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Johnny Munoz gives his side of ‘big mess’ in Drako Rodriguez, KOTC situation

Johnny Munoz gives his side of ‘big mess’ in Drako Rodriguez, KOTC situation

Johnny "Kid Kvenbo" Muñoz at King of the Cage

Johnny Munoz was getting ready to fight for the King of the Cage bantamweight title on June 22, his first opportunity to fight for a belt in the promotion he has fought for his entire career.

Munoz had already had a rough start to 2019 in his fighting career after having to withdraw from his scheduled bout with Tony Gravely — who has since earned a UFC contract with a win on Dana White’s Contender Series — with an injury. After dealing with the devastation of pulling out of a fight for the first time due to injury, “Kid Kvenbo” signed a contract to fight Drako Rodriguez for the KOTC 135-pound title. Rodriguez would end up withdrawing from the bout and Munoz was beginning to get frustrated, wondering when he would get his chance to fight for a title.

From there, all sorts of craziness ensued.

In July, Rodriguez revealed that he was offered to take a short-notice fight against Marlon Vera at UFC 239, the kind of news every fighter dreams of getting. However, King of the Cage would not grant Rodriguez a release from his contract and was, as one would expect, “heartbroken” by the turn of events.

Rodriguez’s manager, Brian Butler of Suckerpunch Entertainment, also took to social media and stated, “I have never seen a regional show block someone’s career/dream like this especially for the peanuts KOTC is paying him.”

In an article for MMA Junkie, writer Steven Morocco spoke with both Butler and KOTC founder and co-owner Terry Trebilcock, and both stated they had the best intentions in mind for Rodriguez. More on that in a moment.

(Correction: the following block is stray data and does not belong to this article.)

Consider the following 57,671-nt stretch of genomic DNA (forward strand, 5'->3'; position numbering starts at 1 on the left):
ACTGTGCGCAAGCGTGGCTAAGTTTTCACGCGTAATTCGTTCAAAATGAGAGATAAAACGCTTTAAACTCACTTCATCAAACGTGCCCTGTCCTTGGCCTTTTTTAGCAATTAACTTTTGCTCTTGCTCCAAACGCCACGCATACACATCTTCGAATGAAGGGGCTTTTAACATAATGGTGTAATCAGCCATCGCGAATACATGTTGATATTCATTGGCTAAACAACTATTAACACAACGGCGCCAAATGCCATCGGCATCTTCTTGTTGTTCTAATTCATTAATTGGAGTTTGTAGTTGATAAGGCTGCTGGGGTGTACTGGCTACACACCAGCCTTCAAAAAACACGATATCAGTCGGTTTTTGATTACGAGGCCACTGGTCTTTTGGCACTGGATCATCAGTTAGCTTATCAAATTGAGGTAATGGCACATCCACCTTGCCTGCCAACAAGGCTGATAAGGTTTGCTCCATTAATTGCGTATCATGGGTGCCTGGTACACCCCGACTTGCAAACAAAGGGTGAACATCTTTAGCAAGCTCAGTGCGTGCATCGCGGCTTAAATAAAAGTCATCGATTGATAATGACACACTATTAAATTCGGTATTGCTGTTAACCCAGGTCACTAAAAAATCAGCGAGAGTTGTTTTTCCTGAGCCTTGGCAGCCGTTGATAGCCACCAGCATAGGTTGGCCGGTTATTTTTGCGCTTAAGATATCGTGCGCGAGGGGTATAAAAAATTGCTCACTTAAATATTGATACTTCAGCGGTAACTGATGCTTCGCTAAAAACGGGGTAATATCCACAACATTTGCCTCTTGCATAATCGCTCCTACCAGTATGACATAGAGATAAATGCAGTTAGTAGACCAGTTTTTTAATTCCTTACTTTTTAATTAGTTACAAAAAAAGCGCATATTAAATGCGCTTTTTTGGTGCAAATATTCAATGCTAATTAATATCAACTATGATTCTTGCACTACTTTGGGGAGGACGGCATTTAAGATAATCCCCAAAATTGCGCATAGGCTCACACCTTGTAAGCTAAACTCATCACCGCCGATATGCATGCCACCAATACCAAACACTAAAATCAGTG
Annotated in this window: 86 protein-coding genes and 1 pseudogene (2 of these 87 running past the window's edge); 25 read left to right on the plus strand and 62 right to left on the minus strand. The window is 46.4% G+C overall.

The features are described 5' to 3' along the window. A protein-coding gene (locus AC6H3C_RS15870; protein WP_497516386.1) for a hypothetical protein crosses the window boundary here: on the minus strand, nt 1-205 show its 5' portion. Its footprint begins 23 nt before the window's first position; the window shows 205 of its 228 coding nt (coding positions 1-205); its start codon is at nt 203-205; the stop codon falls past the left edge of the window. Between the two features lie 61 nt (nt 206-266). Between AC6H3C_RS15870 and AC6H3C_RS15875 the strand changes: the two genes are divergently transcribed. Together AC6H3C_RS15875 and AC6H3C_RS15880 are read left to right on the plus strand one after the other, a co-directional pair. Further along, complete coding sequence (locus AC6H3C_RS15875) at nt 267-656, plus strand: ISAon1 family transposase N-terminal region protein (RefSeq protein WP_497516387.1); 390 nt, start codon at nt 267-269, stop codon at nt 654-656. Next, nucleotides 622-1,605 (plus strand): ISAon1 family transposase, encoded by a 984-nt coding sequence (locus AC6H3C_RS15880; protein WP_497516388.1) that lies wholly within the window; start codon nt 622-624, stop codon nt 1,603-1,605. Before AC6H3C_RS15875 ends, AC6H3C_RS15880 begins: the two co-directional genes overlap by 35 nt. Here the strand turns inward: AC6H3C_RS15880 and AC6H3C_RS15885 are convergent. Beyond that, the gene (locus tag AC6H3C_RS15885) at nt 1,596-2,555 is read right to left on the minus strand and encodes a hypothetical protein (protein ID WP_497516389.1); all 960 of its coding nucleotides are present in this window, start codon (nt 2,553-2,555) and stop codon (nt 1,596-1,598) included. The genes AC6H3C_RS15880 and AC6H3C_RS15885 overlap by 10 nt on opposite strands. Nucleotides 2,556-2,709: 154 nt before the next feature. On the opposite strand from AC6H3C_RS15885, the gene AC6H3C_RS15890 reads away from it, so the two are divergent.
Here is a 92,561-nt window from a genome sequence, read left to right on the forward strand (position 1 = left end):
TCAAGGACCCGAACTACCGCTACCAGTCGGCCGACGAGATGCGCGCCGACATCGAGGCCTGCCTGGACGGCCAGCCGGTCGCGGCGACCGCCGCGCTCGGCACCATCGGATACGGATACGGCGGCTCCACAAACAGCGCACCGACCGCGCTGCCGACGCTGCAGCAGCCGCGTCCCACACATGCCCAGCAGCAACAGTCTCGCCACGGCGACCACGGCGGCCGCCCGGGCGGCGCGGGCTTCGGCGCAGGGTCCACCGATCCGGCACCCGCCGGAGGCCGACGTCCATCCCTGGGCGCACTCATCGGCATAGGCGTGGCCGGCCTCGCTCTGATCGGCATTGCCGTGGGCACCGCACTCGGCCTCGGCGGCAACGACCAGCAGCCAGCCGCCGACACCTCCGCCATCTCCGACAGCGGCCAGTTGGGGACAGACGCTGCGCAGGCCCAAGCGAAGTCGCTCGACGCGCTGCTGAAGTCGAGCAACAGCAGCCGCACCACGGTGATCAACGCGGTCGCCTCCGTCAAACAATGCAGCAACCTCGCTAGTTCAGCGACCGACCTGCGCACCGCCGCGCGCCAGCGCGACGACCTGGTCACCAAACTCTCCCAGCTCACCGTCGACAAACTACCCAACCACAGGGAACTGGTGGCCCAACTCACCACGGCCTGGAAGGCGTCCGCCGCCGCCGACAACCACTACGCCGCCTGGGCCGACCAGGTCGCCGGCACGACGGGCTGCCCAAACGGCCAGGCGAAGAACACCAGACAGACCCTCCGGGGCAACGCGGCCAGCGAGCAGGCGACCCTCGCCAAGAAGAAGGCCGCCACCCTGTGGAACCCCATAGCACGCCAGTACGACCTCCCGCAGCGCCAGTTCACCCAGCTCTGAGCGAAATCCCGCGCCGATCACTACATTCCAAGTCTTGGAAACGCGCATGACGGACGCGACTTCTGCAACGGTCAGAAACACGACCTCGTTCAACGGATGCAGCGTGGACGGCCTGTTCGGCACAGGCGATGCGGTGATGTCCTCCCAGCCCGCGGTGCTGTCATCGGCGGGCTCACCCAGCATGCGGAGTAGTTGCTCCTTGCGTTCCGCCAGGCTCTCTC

There was another side to the story: the side of Johnny Munoz who, at the end of the day, is an unbeaten prospect looking for a fight. Munoz signed the dotted line and began to prepare for Rodriguez before getting a phone call from his dad that brought a lot of changes and stress.

“That was a big mess, man,” Munoz told The Body Lock. “From my side, I had gotten a call from my manager — my dad is my manager, my coach — he got a call from King of the Cage saying that Drako, I guess his camp, wanted to do a catchweight at 140, 145 or something. They said they would do both, but they would come to 140.

“We were kind of like, ‘Why are we going to do 140? We’re trying to fight for a King of the Cage belt’, I’ve been trying to fight for a belt for a while. I was supposed to fight Tony (Gravely in March), that didn’t go through and now this chance with Drako, they wanted to do 140. That makes no sense. Why would we do that? It’s not going to be for a belt so we were like, ‘No, I’m not gonna do that’, we all know there’s no 140 weight class in MMA.

“They got back to us and I guess they said they couldn’t make the weight, and that was a bummer. I was getting a little stressed out wondering if I would still be able to fight.”

In the interview with MMA Junkie, one of the reasons Trebilcock gave in regards to not letting Rodriguez out of his contract was because he didn’t feel Rodriguez was ready for the UFC. In addition, Trebilcock accused Butler of being deceitful: making up a reason for Rodriguez to withdraw from the bout and then jumping at an offer from the UFC.

Munoz was still looking for an opponent, which he would get a little while later, and was wondering whether or not his title shot would go up in smoke. Once word started to spread about Rodriguez getting the call from the UFC, it became even more confusing to the 26-year-old.

“A week later, I had heard a thing about Drako getting a call to the UFC,” Munoz explained. “I was scratching my head a little bit. I thought it was kind of weird. I wondered if they made that story up to just go to the UFC, then the whole article came out about King of the Cage not releasing him and that whole big mess came out. For me, I was sitting back and watching that mess.

“His management team, I thought it was weird on their part agreeing to go to the UFC knowing he had a fight with me and that he was under contract. I thought it was weird on their part for them to agree to a fight when they had something lined up already.

“I thought that bit them in the ass a little bit because they were scheduled to fight me for the 135-pound belt and the next week, he was willing to fight at 135 in the UFC but wouldn’t be able to make the weight with me. I thought that made them look bad from King of the Cage’s perspective, but now it’s a big old mess. I feel like, now, the damage is done and they should just let him go, let him fly his own way.

“But it was real frustrating for me because I didn’t have an opponent, he said he couldn’t make the weight, and all of a sudden he gets a call to the UFC and can make the weight. And I understand, it’s the dream for everybody to go to the UFC, but it didn’t make sense to me. I didn’t have an opponent, and then I found out I was fighting somebody else a week and a half later. It was a lot for me to take in.”